Hack the Developer Job Search: The Most Successful Tactics Used By Job Seeking Software Engineers

It’s rough out there, but it doesn’t have to be so bad

Blasting your resume out to hundreds of companies is soul-sucking, demoralizing, and largely ineffective.

But in the current job market, it can be difficult to find other ways to find opportunities. This is especially true if you’re new to the industry, recently graduated, or trying to relocate to a new city.

I’m currently starting a new job search in New York City, and I want to take as much pain as possible our of the process. So, I’ve spent the past few days reading dozens of stories from other developers about how they landed their dream jobs. I’ve also talked with lots of developers about the job hunt process.

In this post, I’ll give a summary of what I’ve learned. I’ll share the specific tactics that I’ll be using in my upcoming job search — the ones that I’ve seen to be most effective for others.

After all, we’re software developers! The job search process is just another complex task that can be optimized and made more efficient!

Get Very Specific

Before you start, it’s helpful to get real with yourself about what you expect from your new job.

You need to get really specific. Try to carve out a niche in what you’re looking for so you can target your efforts. By doing so, you’ll become a big fish in a small pond and stand out.

Create a target so you know what you’re aiming for

Saying, “I’ll do anything, anywhere!” is not an effective way to start your job search.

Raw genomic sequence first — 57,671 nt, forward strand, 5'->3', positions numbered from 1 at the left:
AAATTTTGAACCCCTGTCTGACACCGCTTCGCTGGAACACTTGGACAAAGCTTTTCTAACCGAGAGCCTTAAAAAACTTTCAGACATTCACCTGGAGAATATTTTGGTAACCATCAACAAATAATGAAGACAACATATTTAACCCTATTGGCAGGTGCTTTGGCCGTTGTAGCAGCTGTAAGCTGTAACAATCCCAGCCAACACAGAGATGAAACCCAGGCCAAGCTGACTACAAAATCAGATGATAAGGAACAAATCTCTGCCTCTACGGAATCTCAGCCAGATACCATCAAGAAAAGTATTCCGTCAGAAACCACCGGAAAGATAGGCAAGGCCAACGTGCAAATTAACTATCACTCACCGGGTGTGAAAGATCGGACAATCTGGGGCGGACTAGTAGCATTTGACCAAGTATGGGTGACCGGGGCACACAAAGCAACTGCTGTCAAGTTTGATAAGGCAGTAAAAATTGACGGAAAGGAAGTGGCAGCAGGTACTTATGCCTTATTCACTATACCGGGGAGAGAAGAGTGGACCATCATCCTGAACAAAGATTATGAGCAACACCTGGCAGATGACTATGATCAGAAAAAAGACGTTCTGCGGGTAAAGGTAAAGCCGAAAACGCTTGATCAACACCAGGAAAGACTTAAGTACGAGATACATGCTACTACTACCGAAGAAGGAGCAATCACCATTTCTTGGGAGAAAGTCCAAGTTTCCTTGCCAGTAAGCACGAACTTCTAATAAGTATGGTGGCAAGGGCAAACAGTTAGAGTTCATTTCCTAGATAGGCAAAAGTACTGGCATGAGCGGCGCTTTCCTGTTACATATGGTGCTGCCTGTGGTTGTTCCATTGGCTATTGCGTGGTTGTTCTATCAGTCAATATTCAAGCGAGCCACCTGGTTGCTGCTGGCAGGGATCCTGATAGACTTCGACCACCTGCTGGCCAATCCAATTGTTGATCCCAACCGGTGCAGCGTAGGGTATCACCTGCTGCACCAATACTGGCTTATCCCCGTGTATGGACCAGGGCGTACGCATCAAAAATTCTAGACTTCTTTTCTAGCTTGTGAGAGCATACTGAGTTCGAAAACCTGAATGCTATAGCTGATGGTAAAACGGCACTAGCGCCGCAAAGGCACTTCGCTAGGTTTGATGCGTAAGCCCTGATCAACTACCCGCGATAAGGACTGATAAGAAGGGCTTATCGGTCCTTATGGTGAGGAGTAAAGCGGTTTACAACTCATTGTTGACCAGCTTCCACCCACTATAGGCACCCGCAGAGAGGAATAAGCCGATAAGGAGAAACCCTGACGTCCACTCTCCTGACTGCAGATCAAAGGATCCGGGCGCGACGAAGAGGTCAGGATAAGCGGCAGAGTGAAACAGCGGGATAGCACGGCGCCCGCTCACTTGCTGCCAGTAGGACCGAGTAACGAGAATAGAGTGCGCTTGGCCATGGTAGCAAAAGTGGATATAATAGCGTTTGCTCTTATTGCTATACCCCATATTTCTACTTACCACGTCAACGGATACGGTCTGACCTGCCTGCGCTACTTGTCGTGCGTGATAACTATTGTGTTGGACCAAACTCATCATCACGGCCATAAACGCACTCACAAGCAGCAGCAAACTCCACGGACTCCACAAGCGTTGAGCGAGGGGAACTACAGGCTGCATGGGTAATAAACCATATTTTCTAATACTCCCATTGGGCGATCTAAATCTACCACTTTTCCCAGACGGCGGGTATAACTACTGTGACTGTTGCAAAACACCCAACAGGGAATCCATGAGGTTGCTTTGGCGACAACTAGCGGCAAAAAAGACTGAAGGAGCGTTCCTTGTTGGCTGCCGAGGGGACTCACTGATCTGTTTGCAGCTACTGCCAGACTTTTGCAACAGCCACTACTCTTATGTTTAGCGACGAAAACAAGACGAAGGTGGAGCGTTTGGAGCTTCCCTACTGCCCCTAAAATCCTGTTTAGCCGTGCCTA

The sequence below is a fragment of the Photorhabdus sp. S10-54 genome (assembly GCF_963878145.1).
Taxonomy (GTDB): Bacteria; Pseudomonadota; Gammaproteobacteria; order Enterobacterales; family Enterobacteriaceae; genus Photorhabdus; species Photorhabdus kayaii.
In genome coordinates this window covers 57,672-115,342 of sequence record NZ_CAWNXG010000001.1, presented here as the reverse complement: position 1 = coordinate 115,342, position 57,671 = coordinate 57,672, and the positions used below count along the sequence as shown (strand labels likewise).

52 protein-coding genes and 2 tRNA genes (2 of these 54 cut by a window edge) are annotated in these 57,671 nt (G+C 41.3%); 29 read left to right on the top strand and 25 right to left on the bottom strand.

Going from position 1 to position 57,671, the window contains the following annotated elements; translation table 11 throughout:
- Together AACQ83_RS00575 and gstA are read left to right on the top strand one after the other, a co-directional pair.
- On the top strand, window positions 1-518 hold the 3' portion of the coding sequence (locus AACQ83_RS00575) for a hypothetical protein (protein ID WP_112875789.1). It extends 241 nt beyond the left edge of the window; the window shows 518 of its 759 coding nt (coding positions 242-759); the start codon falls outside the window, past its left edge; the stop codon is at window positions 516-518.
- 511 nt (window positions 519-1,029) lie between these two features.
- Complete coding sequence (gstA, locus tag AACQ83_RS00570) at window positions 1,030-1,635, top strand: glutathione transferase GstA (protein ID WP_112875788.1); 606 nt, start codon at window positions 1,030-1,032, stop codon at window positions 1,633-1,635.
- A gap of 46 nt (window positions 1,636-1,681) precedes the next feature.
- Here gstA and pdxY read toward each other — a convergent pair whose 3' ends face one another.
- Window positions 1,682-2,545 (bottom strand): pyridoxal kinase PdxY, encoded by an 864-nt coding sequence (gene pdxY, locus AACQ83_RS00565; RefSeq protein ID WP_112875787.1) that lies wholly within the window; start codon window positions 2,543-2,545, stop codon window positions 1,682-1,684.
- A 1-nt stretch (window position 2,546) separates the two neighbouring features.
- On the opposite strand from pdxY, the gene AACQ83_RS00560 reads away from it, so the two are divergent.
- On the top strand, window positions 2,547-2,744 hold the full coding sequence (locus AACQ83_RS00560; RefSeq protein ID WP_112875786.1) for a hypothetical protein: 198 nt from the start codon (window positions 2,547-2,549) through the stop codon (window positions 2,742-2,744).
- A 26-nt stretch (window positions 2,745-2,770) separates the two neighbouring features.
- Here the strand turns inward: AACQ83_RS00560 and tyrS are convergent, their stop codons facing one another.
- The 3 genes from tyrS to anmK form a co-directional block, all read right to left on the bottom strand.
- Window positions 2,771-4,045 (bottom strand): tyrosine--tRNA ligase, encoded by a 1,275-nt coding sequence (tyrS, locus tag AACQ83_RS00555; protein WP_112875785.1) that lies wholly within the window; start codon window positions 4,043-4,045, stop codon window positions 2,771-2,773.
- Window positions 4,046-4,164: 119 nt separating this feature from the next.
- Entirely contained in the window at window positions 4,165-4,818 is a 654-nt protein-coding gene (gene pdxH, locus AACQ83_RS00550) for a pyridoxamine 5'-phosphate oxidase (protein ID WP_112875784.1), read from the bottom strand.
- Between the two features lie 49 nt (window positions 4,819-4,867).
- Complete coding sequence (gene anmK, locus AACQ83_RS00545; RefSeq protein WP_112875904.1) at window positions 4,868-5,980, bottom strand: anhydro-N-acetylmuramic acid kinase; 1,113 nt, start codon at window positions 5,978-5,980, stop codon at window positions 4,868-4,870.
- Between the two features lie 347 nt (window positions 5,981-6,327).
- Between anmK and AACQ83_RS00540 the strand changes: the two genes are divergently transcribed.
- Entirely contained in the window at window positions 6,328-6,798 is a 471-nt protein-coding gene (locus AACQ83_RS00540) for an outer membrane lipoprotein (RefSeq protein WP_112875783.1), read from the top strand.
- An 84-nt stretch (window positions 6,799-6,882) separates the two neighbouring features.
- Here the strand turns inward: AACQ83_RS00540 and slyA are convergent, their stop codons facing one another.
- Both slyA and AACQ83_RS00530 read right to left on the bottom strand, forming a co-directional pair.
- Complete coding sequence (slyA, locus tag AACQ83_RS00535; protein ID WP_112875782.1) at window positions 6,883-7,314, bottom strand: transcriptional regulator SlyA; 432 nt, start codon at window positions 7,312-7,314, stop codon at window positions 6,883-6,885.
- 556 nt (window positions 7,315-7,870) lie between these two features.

Here are some questions that you should know the answers to, and your answers should be very specific and limited:

  • What tech stack would I like to work in?
  • What cities would I consider living in?
  • What industries would I consider working for?
  • What level of compensation do I expect?

For example, my one-sentence explanation of the job I’m looking for is:

Python backend positions at Health or InsurTech startups in Brooklyn or Manhattan paying $100k+

By limiting your scope, you give yourself laser focus.

It also becomes easier to ask people for recommendations. Instead of asking, “do you know of any jobs?” you can ask, “Do you know of any C#/.NET developer jobs in Austin at FinTech startups?”

It’ll be a lot easier for people to answer the second question than the first.

Work Your Connections

The very first piece of advice in almost any job search article is to talk to the people you already know.

At this point, it feels like tired, trite advice. It’s also the last thing you want to hear when you don’t know anyone to talk to in your target city or industry.

However, the reality still remains that a solid 80% of jobs are never posted publicly. They’re filled through networking and word of mouth.

Luckily, the common conception around networking is totally wrong. Rarely do you just happen to know someone who gives you a job.

Instead, networking usually works when you know someone who knows someone who knows someone else. So you don’t need to have direct connections, you just need to have some connections. Any connections at all is a good start, including your family, friends, and current coworkers.

Talk to those connections, tell them the specific job you’re looking for (as you defined above), and see who they might know who might know someone.

Then, the hard part is to follow up with those people. Keep tracking down new connections. Keep asking who else you should talk to.

By far, in my own life and in the stories I’ve heard from other developers, using your network is the fastest, easiest, and most effective way to get a job you’ll actually like.

Talk to Recruiters

If you put “web developer” or “software engineer” on your LinkedIn profile at all, chances are you’ve received messages from recruiters.

Here’s just one random day from my LinkedIn messages, all of these people are recruiters:

I’m not showing this to say that I’m special — I’m sure nearly any experienced dev with a LinkedIn can relate.

It boils down to simple math. A recruiter only gets paid when they headhunt a candidate to fill a position. So, it makes sense for recruiters to reach out to as many developers as possible in hopes of filling the open positions they have.